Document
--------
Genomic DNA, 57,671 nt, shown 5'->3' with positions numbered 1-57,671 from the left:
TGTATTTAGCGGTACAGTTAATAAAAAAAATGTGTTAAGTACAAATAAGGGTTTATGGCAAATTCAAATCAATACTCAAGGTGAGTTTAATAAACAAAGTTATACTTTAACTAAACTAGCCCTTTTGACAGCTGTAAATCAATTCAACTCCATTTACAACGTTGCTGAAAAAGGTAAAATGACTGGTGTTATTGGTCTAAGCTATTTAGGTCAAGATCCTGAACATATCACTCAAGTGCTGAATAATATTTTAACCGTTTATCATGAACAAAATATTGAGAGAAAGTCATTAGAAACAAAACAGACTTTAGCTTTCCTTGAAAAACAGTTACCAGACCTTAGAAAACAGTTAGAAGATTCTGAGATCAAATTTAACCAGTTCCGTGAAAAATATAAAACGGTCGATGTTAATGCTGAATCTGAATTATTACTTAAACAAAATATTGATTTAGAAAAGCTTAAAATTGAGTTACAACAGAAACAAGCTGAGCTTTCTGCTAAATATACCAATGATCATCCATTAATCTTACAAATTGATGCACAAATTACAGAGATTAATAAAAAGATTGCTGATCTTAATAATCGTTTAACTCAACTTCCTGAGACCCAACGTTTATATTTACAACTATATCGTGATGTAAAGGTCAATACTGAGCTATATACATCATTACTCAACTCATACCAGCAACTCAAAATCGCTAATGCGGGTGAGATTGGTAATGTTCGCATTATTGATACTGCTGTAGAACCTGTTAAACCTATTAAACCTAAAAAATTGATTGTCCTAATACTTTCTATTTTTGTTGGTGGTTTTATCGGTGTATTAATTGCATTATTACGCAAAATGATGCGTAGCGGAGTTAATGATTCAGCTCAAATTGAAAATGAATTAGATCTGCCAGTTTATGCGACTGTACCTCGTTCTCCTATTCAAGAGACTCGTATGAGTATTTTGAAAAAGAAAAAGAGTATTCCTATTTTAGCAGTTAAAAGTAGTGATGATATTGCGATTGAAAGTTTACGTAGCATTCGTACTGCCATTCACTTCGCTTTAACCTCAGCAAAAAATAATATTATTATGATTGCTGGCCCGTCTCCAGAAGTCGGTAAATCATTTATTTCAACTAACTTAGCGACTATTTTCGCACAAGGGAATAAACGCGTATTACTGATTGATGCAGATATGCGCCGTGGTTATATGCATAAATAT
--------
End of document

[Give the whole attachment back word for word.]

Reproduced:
Genomic DNA, 57,671 nt, shown 5'->3' with positions numbered 1-57,671 from the left:
TGTATTTAGCGGTACAGTTAATAAAAAAAATGTGTTAAGTACAAATAAGGGTTTATGGCAAATTCAAATCAATACTCAAGGTGAGTTTAATAAACAAAGTTATACTTTAACTAAACTAGCCCTTTTGACAGCTGTAAATCAATTCAACTCCATTTACAACGTTGCTGAAAAAGGTAAAATGACTGGTGTTATTGGTCTAAGCTATTTAGGTCAAGATCCTGAACATATCACTCAAGTGCTGAATAATATTTTAACCGTTTATCATGAACAAAATATTGAGAGAAAGTCATTAGAAACAAAACAGACTTTAGCTTTCCTTGAAAAACAGTTACCAGACCTTAGAAAACAGTTAGAAGATTCTGAGATCAAATTTAACCAGTTCCGTGAAAAATATAAAACGGTCGATGTTAATGCTGAATCTGAATTATTACTTAAACAAAATATTGATTTAGAAAAGCTTAAAATTGAGTTACAACAGAAACAAGCTGAGCTTTCTGCTAAATATACCAATGATCATCCATTAATCTTACAAATTGATGCACAAATTACAGAGATTAATAAAAAGATTGCTGATCTTAATAATCGTTTAACTCAACTTCCTGAGACCCAACGTTTATATTTACAACTATATCGTGATGTAAAGGTCAATACTGAGCTATATACATCATTACTCAACTCATACCAGCAACTCAAAATCGCTAATGCGGGTGAGATTGGTAATGTTCGCATTATTGATACTGCTGTAGAACCTGTTAAACCTATTAAACCTAAAAAATTGATTGTCCTAATACTTTCTATTTTTGTTGGTGGTTTTATCGGTGTATTAATTGCATTATTACGCAAAATGATGCGTAGCGGAGTTAATGATTCAGCTCAAATTGAAAATGAATTAGATCTGCCAGTTTATGCGACTGTACCTCGTTCTCCTATTCAAGAGACTCGTATGAGTATTTTGAAAAAGAAAAAGAGTATTCCTATTTTAGCAGTTAAAAGTAGTGATGATATTGCGATTGAAAGTTTACGTAGCATTCGTACTGCCATTCACTTCGCTTTAACCTCAGCAAAAAATAATATTATTATGATTGCTGGCCCGTCTCCAGAAGTCGGTAAATCATTTATTTCAACTAACTTAGCGACTATTTTCGCACAAGGGAATAAACGCGTATTACTGATTGATGCAGATATGCGCCGTGGTTATATGCATAAATAT